The IRS offers taxpayers a tax debt relief option known as an IRS Taxpayer Release. During an audit by the Internal Revenue Service, taxpayers may be asked to provide information and pay a large fine if they choose not to comply with the conditions of their Release. If you meet certain requirements, you can avoid jail time, large fines, and other consequences by choosing not to contest your Release. If you do contest your Release, the IRS will demand restitution for the back taxes and interest, plus a possible further suspension or temporary loss of benefits.
When you choose IRS Taxpayer Release, the IRS will determine whether you met all of your tax year requirements. The IRS will then give you a notice detailing all of your due payments, including the due taxes, penalties, interest, and other additional amounts. The IRS may also grant you an FTA to ease taxpayers from default-to-fault, failure-to-finance, and failure-to-reimburse penalties (the terms of each vary). However, despite the many benefits of IRS First Time Penalty Abatement, very few taxpayers who qualify request it during a tax year audit.
One of the main reasons most taxpayers request an IRS penalty abatement is because they believe that they cannot afford the high fees associated with IRS tax services. In order to qualify for an IRS Taxpayer Release, you must be able to prove that you cannot afford the penalties that will be assessed if you do not settle your IRS Installment. An IRS Installment is a fee that is assessed when you choose not to settle your tax year tax debts. If you are assigned an IRS Installment tax, services are not a good choice.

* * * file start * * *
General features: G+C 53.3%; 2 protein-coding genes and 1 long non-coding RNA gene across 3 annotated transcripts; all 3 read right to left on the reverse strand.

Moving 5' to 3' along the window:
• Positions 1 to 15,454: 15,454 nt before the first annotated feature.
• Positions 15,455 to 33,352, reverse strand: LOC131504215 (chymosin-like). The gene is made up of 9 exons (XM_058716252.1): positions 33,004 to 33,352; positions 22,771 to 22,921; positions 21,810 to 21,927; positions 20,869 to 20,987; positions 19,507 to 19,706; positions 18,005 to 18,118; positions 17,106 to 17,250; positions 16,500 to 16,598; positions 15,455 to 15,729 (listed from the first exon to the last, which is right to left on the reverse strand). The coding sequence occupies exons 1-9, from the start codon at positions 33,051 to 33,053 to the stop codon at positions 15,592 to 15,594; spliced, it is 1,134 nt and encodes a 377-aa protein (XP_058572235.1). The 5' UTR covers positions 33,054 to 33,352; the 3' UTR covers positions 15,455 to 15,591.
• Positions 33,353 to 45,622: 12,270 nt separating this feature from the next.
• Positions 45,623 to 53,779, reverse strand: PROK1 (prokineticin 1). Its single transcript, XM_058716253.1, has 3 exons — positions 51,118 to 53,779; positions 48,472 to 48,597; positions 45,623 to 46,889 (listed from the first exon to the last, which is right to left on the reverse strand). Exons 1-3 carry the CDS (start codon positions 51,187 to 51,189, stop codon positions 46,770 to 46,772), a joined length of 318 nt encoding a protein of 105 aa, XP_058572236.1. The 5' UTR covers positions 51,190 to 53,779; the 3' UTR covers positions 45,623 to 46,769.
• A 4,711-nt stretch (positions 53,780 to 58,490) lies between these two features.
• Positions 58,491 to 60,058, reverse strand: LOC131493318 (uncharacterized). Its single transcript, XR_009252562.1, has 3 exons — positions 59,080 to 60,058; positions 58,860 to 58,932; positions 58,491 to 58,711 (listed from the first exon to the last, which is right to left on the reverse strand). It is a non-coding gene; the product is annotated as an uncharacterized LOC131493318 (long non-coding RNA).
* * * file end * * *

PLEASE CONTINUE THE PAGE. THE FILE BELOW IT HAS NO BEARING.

Taxpayers often request IRS First Time Penalty Abatement after being assigned a penalty for their first-time late filing. Late filing is an example of tax debt. The penalties often include interest and penalties on the basis that you were not informed that you owed the tax debt in full. Because you did not receive a formal notice that your tax debt was not paid in full, the IRS claims that you did not incur interest or penalty. However, many taxpayers can prove that they did incur such penalties.
If you are assigned an IRS Installment penalty, you might ask for an IRS extension. Extensions are only available if you have experienced financial hardship, such as a death in the family, a reduction in earnings, or a divorce. You also may qualify for an extension if you paid part of your tax debt in cash or incurred a tax debt that exceeds the maximum amount that you are allowed to be charged. However, you may also be required to pay the full amount, even if you meet the other requirements.
Some taxpayers also request IRS Installment penalty abatements based on “reasonable cause.” Reasonable cause is defined as acts or omissions that were considered reasonable in the circumstances. Examples of reasonable cause could include paying your taxes on time or not acting in bad faith. If you met one of these requirements, but the IRS pursued you for the penalty, you might be able to get the penalty waived.
In order to qualify for IRS Installment penalty abatements, you must fill out an “IRS Installment Abatement Request,” which is available online. Your tax year starts with the first year you do not meet the conditions described above; in this case, you would need to wait three years. Once you have met all of the conditions listed above, you will be allowed to apply for IRS Installment Relief. In order to apply for the IRS Installment Relief, you must either mail in the forms electronically or download them from the IRS website. The forms are then printed out and mailed to the IRS.
You must also complete an Offer in Compromise (OIC) and attach any relevant documents to support it. Once you have applied, you will receive a letter from the IRS notifying you that you have been approved for an IRS Installment Relief. It is important to remember that you may still be eligible for penalty abatement if you do not meet all of the conditions listed above. To find out more about IRS Taxation relief or to apply for it, visit the IRS website. For more information on IRS First Time Penalty Abatement, contact IRS Help Attorney now.